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Subject: A first play rss

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Bruce Murphy
Australia
Pyrmont
NSW
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As I have a magical FLGS with an unimaginably great range, several of us in the group were able to pick up copies of Antiquity since we're (Duck dealer aside) all big Splotter fans. We decided to pull it out today for a 3-player game that quickly became 4-player. I was the only brand new player, playing black.

I chose starting position last and was handed a moderately nice area, that had no easy external-facing water and not much wood. Other players had fairly average areas except Blue with a huge forest and little stone. All players charged ahead to start producing food and carts (exploring all nearby areas to get seed crops). Blue suffered early in not building a granary since everyone else pushed the famine level up by exploring.

Everyone bar yellow chose St Maria on the second-round cathedral build. The building rearrangement and unlimited storage in particular seemed like too good a special power to pass up.

Red and Blue leapt out to explore new territory across the top part of the board. They both reached the central mountain and starting mining and agriculural settlements. Black and Blue both built dumps to reduce their own pollution and more importantly prevent other players from dumping pollution near their cities.

Black started fairly intensive farming and agriculture including a push into Red's unused home-hex forests via inns and water, both keeping all three constructed cities fairly close to the first. This was a generally non-aggressive strategy and may have worked out better with more careful planning.

Yellow, in contrast, while juggling the problem of storage and being unable to rearrange buildings managed to build one of the odd-shaped forced labour buildings and ended up using that to build up the necessary resources start a snowball-like new mine and inn.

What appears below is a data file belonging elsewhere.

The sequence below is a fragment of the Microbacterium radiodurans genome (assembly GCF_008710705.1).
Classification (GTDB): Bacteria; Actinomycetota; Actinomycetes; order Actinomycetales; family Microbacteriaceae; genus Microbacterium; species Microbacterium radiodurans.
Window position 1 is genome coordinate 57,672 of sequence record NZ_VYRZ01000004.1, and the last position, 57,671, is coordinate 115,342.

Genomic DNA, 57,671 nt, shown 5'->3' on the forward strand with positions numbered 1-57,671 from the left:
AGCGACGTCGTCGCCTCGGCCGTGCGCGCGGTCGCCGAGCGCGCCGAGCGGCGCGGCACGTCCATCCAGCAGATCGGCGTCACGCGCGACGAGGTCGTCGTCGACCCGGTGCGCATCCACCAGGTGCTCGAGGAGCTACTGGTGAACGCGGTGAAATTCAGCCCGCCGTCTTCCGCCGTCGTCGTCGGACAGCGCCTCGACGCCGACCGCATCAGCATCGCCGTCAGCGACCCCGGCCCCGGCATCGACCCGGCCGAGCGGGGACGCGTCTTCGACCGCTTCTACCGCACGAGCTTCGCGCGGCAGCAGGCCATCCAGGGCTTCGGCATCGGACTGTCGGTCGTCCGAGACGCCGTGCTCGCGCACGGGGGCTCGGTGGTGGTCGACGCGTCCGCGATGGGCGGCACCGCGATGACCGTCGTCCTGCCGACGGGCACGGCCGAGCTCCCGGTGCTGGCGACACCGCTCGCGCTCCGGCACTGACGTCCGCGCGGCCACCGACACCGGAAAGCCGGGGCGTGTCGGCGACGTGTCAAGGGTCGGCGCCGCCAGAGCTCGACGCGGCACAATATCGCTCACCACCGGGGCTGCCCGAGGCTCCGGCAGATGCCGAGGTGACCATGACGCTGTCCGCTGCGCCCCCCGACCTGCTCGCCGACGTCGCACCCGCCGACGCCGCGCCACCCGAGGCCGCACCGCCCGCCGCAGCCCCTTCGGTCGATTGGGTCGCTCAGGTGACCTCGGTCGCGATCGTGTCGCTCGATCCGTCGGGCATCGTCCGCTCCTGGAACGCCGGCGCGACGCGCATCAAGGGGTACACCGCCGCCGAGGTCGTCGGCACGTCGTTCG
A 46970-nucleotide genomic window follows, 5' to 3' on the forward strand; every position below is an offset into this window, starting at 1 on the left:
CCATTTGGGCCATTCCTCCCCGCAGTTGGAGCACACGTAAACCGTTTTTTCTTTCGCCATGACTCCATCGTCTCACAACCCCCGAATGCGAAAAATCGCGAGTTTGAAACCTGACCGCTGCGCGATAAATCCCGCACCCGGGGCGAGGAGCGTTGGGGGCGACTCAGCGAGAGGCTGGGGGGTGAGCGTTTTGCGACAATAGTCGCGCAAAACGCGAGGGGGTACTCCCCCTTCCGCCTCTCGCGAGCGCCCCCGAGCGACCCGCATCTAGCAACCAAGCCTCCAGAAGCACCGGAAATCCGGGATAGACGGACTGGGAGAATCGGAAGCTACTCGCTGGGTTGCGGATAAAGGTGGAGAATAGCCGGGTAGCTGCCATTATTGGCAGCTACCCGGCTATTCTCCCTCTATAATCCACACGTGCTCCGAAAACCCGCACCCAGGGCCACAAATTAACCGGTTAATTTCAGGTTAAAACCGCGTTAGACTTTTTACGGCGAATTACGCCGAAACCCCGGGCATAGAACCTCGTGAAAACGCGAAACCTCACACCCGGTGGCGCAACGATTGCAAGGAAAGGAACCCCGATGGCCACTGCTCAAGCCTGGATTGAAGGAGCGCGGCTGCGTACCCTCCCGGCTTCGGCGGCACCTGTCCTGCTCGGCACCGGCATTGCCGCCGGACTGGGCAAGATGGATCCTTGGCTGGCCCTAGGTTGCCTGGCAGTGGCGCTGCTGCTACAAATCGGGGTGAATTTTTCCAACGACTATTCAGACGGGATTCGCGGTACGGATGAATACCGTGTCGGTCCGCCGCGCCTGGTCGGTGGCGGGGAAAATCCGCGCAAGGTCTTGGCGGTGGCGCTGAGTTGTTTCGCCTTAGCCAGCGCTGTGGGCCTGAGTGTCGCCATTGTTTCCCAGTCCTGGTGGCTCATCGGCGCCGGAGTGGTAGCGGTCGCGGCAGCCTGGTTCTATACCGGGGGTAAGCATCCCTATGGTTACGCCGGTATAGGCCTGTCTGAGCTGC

Here's a late-game picture showing the endless tide of pollution marching across the board, mostly from the Yellow player's slash and burn strategy of forced-labour extraction of as many different sites as possible.



By this point red was still pottering along, while Black and Blue were forced to use Alchemy to remove as much pollution as possible to continue farming. Yellow's entire quarter of the board was a seething mass of pollution resulting from the rapid expansion of forced-labour camps. Blue and Yellow both started pushing chains of inns towards the vulnerable red, while Black mostly tried to juggle resources.

By the end of the game, the player-order was completely fixed as red never had more than 2 carts active (part of the reason for loss) while yellow was consistently using 6 to try to dump Inns. Yellow actually placed his last Inn token to win the game.

The winner was yellow who had completely subsumed red's zone of control. Blue with St Maria was perhaps 1 turn behind doing the same (and having all buildings built). Black was at least two turns away from getting all required goods together to meet that end condition, but already had all buildings.

There's a delicate balance to be had in the game, it's entirely unclear that St Maria confers a huge advantage because of the double winning condion. A careful player can move faster and win (As yellow did here). The different winning options don't seem especially balanced, but it'll take more plays to really establish this.

The slow (or later fast) crawl of pollution across the landscape is a nice touch. A great deal of the game revolves around balancing pollutions effects on both avoiding graves and trying to renew productive areas. It's cute that you can make use of placed pollution to carefully resize areas of the board so they're exactly a 3 spaces big to avoid a wasted turn with forced labour.

The development of the board is terrific. It's amazing how so many chits and pieces can be slowly pushed out into the board without becoming too fiddly. The graphic appeal is immense and the game is continually interesting because so much of the play is largely simultaneous. Anyone with an opportunity to buy this who can ever find time for 2-3 hour games should go get a copy.
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It sounds great. I sure wish that I could find a reasonably priced copy. With the prices this game is commanding, maybe Splotter will decide to do another print run.
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Wurtsboro
NY
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Riptcord wrote:
It sounds great. I sure wish that I could find a reasonably priced copy. With the prices this game is commanding, maybe Splotter will decide to do another print run.


Having taken the plunge recently myself, I know what you mean about the price tag. I just paid off my student loan (10 years out of college), so I let myself splurge a little.
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I still have my loans. yuk Buying Antiquity is a good way to celebrate paying them off.laugh
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